Nursing Website Critique: EBSCO Health Notes (Essay Sample)
It is important to know the difference between reliable and unreliable information transmitted by all means of information sharing. Because anyone, in theory, can publish on the Web, it is imperative for us to develop a critical eye to evaluate the credibility of information transmitted via the Internet.
• explore some Internet sites that ("relate to Nursing or Health Care Informatics.") Try using Goolge's Advance Search. You can select one extensive Internet site and give an overview of various components, then concentrate on one or more major links in detail. If your site is not very extensive you can critique the whole site. If the site you choose has a significant amount of information, you can pick representative samplings of information to deal with in detail and give a general overview of what is covered.
• Analyze the information and graphics on the Web sites; write a 2-3 page report on your findings. When you analyze the sites and form opinions, backup your views with supporting evidence to justify your points. Utilize APA manuscript style. You do not need to include an abstract.
Organize the paper thusly:
1. Give the URL of the site, and a brief overview of its content. On what kind of Web site does the information appear? (See below)
2. What are the major categories of information covered on the site/sites?
3. Who are the audiences for these sites? What clues define the audiences? Provide evidence such as tone, voice, and language (accessible to the general public or technical) assumed knowledge.
4. What are the hypertext links on that "page"? How do the various links relate to the main theme? Are the links consistent with the main theme, or does the site have personal links? Is it a hodgepodge of various personal interests of an individual?
5. What kinds of graphics are on the sites? Describe them in detail. How do they relate to the topics? Are the graphics designed to grab your attention? Do they make the site easier to use, or help explain concepts? Do the graphics support text information or do they stand alone? Do they overuse graphics to the point of distraction? Who are the various audiences for these graphics? What are your clues?
6. What clues do you have about the credibility of the sites and information? You may not be familiar with the institutions, organizations, or individuals who sponsor or who contributed information to the sites (and this is also true with traditional text sources), but can you also find text material by these authors or institutions in the library? From what institutions or organizations do the sites originate? Any group can give itself an official sounding name or logo. What beyond surface credibility gives you clues about the reliability of the site and its information? Is the sponsoring organization involved in research and/or does it provide supporting documentation to back up its points? Does the site have built in bias? For example is the Web page an advertisement for a product or service? Does it have a particular political or social agenda? Having an agenda or selling a product on the Web is not necessarily "bad," but is the sponsor "sneaky" about its alliances or "up front"?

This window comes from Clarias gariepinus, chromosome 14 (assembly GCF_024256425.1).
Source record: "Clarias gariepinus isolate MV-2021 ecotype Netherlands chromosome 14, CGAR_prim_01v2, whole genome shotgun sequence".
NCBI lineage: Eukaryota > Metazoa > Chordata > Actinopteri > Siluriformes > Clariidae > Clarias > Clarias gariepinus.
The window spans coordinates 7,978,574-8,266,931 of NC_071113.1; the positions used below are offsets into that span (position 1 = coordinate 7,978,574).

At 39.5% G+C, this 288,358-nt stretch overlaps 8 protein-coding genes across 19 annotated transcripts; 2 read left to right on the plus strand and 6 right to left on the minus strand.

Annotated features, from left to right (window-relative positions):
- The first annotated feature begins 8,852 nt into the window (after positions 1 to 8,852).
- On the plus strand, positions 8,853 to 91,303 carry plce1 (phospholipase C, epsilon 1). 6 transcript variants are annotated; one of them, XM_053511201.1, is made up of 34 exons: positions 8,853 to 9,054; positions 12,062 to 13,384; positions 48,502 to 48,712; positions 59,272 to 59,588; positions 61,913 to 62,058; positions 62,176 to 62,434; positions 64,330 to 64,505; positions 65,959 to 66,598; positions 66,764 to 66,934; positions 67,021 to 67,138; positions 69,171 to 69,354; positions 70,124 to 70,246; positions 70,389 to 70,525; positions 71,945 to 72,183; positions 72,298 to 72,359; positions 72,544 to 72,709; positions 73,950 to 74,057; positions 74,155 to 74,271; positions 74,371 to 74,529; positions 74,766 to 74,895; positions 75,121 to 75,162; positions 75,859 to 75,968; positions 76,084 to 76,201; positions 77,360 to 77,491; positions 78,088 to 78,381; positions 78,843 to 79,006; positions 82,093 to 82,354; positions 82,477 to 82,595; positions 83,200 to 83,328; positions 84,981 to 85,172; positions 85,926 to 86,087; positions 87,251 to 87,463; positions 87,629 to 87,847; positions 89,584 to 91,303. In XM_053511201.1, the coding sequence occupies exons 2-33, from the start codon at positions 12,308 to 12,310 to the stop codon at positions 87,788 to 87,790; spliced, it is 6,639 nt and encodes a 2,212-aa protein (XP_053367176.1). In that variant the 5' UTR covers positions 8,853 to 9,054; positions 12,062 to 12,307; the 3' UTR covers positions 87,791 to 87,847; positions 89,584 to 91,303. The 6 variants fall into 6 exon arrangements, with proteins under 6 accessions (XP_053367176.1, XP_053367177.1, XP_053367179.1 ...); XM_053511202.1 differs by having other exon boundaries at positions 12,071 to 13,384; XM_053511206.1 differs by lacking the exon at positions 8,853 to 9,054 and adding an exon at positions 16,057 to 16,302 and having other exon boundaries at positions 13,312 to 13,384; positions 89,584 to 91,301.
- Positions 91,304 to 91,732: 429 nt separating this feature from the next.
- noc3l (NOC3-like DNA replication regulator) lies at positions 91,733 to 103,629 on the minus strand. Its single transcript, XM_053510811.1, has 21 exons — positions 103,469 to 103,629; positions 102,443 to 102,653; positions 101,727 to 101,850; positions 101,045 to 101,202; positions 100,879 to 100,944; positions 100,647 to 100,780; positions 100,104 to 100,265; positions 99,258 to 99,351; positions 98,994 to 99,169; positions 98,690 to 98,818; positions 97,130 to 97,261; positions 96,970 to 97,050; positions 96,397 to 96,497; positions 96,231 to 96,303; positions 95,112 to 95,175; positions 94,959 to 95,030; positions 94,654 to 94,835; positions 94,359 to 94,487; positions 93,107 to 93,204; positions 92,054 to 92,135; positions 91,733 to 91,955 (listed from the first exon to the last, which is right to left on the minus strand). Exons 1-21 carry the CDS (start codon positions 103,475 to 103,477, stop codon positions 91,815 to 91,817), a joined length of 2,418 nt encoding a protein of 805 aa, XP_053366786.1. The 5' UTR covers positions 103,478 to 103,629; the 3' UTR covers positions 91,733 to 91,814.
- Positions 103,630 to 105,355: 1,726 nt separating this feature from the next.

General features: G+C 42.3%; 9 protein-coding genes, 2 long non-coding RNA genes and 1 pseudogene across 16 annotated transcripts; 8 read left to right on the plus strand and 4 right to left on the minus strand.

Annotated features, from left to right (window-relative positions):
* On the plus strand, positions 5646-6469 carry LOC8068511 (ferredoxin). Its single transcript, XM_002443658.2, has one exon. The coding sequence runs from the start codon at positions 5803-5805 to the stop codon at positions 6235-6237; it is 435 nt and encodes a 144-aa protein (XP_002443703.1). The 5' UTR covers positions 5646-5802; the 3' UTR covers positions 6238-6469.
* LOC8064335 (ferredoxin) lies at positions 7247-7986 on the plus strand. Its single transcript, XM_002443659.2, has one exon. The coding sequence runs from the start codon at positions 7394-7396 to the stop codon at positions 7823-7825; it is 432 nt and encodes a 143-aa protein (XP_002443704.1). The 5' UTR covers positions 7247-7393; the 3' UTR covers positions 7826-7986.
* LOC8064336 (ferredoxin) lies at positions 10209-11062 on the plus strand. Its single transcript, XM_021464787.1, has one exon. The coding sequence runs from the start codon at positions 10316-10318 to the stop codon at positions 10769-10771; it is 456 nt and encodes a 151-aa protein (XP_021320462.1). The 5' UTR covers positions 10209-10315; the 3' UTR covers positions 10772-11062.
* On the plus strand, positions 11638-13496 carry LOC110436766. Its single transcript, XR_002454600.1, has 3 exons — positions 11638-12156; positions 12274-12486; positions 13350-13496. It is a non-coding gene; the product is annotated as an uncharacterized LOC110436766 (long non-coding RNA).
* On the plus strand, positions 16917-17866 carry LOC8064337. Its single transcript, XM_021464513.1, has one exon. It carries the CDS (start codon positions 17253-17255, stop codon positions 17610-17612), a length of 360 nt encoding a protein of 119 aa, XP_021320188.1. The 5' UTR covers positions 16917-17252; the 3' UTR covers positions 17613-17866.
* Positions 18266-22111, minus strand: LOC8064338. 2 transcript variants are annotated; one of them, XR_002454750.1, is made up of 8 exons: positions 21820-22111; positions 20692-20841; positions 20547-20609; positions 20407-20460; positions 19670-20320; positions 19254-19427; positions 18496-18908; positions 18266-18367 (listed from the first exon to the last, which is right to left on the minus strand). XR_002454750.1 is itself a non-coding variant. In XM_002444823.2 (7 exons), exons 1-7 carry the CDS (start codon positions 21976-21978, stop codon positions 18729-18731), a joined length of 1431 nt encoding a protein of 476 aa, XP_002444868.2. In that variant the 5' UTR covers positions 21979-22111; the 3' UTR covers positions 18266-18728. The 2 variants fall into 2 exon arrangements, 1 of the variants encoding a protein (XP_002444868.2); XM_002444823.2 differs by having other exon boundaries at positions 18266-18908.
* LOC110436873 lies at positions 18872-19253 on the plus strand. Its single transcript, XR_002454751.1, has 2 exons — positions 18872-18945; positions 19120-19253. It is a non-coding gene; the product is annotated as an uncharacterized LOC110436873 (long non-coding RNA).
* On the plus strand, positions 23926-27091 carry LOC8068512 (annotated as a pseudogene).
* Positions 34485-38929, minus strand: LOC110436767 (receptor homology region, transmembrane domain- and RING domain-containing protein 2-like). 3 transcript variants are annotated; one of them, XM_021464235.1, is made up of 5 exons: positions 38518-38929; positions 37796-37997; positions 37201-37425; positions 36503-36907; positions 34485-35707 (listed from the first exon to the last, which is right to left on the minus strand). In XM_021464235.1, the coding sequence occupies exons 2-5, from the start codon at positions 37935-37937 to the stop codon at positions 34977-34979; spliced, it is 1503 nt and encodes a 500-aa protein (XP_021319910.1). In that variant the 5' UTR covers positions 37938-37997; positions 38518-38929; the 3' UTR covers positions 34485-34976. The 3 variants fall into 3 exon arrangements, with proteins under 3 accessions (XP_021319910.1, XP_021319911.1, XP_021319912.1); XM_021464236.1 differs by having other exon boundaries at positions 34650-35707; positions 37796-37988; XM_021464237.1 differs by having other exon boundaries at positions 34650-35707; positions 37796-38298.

7. Make some general observations about what you learned about the subject you chose to investigate from exploring these sites. What did you learn about your discipline through exploring the Internet sources? What general observations can you make about the usefulness and value of the information you found on the Internet (while aware of the fact that you have not covered all possible sites - only a sampling) in your chosen field of study? What did you learn about the importance of critiquing sources, Web and non-Web based, with a critical eye?
On “EBSCO Health Notes,” numerous articles related to health care and nursing informatics have been posted. The overall look of this site is satisfactory, especially its main page contains vibrant colors and a display picture that can attract the attention of readers in no time. But all of its categories are related to nursing, and there is no article on how doctors should serve patients. In one of its articles titled “Five Ways Healthcare Informatics Help Nurses,” the author discusses why it is important to pursue a career in health informatics after completing your studies and how nurses can polish their skills in the workplace. With the passage of time, the healthcare industry has been transformed into the data form, and the demand for qualitative and quantitative information is rising steadily. Jobs in nursing and healthcare informatics have moved to the next level, and more and more graduates and post-graduates are showing interest in this field (EBSCO Information Services, Inc).
At a glimpse, it looks like the site contains only a couple of articles related to nursing and healthcare informatics, but when we go through the entire site, we come to know that there are a significant number of posts, but most of them contain outdated data. The website owner seems to have put a lot of efforts in writing those articles, but it is good for him to update the previously written articles on nursing and healthcare informatics. For instance, the article titled “Five Ways Healthcare Informatics Help Nurses” contains only generic details. The website owner made the wise use of pictures and e
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